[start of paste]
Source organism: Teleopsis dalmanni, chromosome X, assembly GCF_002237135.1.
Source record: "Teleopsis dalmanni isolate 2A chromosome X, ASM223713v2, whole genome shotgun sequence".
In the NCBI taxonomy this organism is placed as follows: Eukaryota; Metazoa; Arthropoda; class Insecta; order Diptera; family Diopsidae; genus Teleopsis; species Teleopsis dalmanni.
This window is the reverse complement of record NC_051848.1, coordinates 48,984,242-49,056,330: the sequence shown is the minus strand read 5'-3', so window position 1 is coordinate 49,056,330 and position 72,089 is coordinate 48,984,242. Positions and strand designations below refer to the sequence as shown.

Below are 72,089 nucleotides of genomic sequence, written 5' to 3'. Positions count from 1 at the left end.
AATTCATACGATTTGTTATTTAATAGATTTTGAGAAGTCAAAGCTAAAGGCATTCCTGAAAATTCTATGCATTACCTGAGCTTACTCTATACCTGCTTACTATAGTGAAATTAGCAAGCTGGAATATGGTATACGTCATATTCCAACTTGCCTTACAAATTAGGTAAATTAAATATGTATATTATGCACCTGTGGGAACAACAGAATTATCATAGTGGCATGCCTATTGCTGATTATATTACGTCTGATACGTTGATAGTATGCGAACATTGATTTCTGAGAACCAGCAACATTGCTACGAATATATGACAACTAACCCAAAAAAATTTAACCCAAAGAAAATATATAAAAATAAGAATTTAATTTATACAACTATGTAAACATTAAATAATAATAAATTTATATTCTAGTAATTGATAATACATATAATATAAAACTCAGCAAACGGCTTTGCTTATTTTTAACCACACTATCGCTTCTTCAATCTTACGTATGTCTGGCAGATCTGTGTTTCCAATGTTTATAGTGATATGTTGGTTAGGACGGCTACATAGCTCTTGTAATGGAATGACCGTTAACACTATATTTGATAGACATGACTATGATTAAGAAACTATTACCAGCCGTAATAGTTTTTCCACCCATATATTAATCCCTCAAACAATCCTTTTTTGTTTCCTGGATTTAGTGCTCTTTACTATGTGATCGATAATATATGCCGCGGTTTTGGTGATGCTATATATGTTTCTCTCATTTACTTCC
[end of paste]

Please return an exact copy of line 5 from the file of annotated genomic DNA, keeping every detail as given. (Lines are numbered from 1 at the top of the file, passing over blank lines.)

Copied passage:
Below are 72,089 nucleotides of genomic sequence, written 5' to 3'. Positions count from 1 at the left end.